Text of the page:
[0138] In addition, each fuse set stores information (mapping information) on a correspondence between the fuse set and each of eight spare row decoders or information (mapping information) on a correspondence between the fuse set and each of 16 spare column selection lines. Based on the mapping information, each fuse set can be associated with a spare element. In this manner, the number of fuse sets can be fewer than the number of spare elements. Moreover, even in the case faults are distributed uniformly or in the case where faults collectively exist, such faults can be saved flexibly.

[0139] With respect to the row/column common row/column saving fuse set in the DRAM according to the first embodiment, as compared with the conventional row specific row saving fuse set “rfuse set” or column specific column saving fuse set “cfuse set”, at least one fuse increases, and the number of circuits increases at the logic portion.

[0140] In the above first embodiment, such row/column common saving fuse set is used for all of the fuse sets, and thus, the number of fuses and the number of logic circuits increase. Further, the number of pull-down NMOS transistors that communicate with a wired OR node for outputting signals ″bSRA <0 : 2>, brron, and bSCSLE <0 : 15> also increases, and thus, the load capacity of the wired OR node increases, resulting in slower wired OR processing. These problems are not serious, and can be easily avoided, but can occur essentially.

[0141] Now, a DRAM (dynamic random access memory) according to a second embodiment of the present invention will be described here. The second embodiment makes it possible to restrict an increased number of fuses in a fuse set and an increased number of logic circuits as described above.

[0142] In the case of carrying out fault saving in one memory chip, it is almost rare that all the fault saving operations are made for row saving or column saving in a one-sided manner. It is determined depending on probability as to whether row saving or column saving is carried out. Therefore, there is no need to use row I column common saving fuse sets for all the fuse sets.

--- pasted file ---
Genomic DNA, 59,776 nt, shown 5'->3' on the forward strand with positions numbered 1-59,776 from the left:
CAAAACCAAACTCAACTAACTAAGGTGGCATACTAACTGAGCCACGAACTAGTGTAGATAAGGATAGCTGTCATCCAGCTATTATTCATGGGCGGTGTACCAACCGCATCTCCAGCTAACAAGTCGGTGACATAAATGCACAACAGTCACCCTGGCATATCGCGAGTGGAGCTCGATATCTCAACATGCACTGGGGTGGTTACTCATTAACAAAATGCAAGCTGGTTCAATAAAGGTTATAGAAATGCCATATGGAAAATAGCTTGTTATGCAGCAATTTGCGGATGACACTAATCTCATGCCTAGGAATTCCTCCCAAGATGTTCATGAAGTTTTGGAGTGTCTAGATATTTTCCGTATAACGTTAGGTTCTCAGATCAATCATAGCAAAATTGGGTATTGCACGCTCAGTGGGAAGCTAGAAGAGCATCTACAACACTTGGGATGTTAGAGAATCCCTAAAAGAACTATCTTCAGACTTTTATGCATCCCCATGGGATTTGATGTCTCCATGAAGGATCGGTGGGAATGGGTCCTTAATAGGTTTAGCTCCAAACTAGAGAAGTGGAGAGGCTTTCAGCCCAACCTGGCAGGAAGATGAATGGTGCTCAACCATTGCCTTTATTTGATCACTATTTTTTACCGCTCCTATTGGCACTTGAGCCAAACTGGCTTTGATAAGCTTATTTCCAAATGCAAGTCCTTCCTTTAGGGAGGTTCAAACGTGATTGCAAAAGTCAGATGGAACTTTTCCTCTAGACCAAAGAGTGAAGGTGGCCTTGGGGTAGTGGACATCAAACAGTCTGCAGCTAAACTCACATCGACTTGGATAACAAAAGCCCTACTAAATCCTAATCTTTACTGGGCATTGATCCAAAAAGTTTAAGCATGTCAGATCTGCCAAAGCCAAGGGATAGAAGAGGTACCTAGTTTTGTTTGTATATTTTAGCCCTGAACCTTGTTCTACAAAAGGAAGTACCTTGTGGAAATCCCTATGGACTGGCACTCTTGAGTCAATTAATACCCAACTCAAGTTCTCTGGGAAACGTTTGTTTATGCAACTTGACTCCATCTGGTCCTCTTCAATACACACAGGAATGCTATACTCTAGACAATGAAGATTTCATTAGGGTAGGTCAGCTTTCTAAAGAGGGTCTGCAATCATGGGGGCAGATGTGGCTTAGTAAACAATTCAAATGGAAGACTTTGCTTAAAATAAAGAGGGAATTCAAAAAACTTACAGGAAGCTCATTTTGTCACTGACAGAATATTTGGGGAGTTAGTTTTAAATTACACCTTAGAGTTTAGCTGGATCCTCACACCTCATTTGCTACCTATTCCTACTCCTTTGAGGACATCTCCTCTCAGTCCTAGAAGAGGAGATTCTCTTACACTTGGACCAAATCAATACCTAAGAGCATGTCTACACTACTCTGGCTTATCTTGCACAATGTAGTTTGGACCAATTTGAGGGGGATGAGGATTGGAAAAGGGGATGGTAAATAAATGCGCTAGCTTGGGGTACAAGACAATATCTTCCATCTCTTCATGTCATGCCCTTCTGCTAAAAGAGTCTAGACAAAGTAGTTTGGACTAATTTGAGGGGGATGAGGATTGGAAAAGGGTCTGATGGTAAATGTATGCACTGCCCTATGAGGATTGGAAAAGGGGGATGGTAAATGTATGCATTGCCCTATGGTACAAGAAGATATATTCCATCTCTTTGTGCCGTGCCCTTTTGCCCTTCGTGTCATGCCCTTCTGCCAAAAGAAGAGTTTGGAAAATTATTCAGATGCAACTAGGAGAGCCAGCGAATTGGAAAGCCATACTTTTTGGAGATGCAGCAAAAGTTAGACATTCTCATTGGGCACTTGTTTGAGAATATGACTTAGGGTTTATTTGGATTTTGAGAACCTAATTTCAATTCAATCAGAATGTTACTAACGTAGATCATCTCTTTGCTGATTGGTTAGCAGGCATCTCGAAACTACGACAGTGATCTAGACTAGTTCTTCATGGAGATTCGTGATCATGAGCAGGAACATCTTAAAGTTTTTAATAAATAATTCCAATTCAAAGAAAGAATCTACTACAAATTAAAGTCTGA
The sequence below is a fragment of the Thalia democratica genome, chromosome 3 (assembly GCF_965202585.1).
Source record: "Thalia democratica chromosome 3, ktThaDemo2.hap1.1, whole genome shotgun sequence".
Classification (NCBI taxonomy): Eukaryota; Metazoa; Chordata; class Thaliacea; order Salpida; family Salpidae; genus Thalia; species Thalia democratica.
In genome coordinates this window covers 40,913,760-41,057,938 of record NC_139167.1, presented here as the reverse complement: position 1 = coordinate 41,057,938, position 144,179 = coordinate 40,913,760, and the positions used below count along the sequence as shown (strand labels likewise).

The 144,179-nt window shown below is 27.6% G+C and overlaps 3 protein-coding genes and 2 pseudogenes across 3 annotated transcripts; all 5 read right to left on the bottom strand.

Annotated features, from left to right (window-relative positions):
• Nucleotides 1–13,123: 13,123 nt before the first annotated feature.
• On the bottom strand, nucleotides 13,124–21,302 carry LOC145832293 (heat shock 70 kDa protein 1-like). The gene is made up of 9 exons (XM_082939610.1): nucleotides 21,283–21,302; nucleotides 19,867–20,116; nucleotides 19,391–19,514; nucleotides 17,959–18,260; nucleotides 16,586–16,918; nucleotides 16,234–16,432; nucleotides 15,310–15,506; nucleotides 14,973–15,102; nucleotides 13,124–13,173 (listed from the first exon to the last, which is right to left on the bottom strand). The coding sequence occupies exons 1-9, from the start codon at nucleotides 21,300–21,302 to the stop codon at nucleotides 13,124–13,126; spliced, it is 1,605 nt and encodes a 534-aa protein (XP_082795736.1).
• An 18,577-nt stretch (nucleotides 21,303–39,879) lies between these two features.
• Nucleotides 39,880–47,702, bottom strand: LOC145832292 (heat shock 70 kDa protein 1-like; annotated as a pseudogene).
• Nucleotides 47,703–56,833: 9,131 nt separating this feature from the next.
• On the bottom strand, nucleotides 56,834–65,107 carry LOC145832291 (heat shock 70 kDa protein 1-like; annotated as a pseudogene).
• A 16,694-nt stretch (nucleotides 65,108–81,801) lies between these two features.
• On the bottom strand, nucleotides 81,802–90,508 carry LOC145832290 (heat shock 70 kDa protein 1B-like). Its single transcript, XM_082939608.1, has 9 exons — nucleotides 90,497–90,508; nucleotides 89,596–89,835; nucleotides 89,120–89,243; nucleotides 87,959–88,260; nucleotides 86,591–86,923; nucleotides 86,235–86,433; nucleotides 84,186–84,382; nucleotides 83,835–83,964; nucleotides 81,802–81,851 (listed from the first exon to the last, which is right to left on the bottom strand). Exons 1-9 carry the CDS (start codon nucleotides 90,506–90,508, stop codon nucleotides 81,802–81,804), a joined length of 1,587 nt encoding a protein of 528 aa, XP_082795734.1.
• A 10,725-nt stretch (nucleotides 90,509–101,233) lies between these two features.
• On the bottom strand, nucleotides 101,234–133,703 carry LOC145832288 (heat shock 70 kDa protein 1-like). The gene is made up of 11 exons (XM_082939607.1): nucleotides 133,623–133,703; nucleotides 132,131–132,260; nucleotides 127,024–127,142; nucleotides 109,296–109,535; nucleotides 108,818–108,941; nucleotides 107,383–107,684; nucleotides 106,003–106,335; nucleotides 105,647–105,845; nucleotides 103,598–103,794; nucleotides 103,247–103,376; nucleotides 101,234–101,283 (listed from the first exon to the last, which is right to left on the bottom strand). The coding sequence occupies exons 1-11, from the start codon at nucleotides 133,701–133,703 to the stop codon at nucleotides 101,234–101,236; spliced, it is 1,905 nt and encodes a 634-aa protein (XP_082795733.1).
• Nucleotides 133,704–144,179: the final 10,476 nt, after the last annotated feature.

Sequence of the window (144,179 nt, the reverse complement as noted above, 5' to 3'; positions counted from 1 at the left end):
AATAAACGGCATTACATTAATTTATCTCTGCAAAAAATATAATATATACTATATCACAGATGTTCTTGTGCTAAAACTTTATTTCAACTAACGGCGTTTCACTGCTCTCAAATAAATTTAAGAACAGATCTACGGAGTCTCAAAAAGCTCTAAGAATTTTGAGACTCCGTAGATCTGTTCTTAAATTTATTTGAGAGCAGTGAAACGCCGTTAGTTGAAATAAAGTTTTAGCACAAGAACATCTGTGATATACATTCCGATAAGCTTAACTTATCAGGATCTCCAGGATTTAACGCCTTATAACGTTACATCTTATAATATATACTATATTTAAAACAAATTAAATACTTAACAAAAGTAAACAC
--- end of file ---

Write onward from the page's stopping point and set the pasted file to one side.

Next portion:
[0143] In the second embodiment, as shown in FIG. 9, there are provided a row specific row saving fuse set “rfuse set” similar to the conventional example for only the probably expected number for row saving and column saving and a column specific column saving fuse set “cfuse set” similar to a conventional example. On the other hand, a row/column common saving fuse set “fuse set (row and co)” is provided in number that corresponds to a deviation from the probability distribution. The row/column common saving fuse set (row and co) is selectively used as a row saving fuse set or a column saving fuse set.

[0144] With such arrangement, an area is reduced to an extent such that an increase in area occupied by fuse sets on a memory chip can be ignored, and an increase in load capacity of a wired OR node is restricted. In addition, slower wired OR processing can be restricted, and a significant increase in saving efficiency is expected.

[0145] In each of the above embodiments, 16 fuses are required when a row/column common saving fuse set is used for row saving; and 15 fuses are required when a row/column common saving fuse set is used for column saving. Thus, one unused fuse occurs if the row/column common saving fuse set is used for column saving.

[0146] In general, in the case where “n” fuses are used for rows, and “m” fuses are used for columns, if a fuse set is used for column saving when n>m, “n−m” fuses are redundant. In contrast, when n<m, if a fuse set is used for row saving, “m<n” fuses are redundant. That is, when |n−m|=0, the number of fuses can be utilized most efficiently. As |n−m| increases, the number of fuses that could be wasteful increases, which makes it difficult to keep an allocation area.

[0147] Such fuses that could be wasteful (redundant fuses) can be diverted to another purpose. A comparatively simple utilization method is to expand a redundancy function.

[0148] For example, in the case of carrying out column saving, in the present embodiment, when a normal column selection line “normal CSL” is replaced with a spare column selection line “spare CSL” in order to save a faulty column designated in one fuse set, it has been necessary to designate a bank and a segment. At this time, in the case where one normal column selection line “normal CSL” causes a fault over all the banks, eight fuse sets corresponding to the banks each are required. In this case, the redundant fuse in a fuse set can have the following meaning.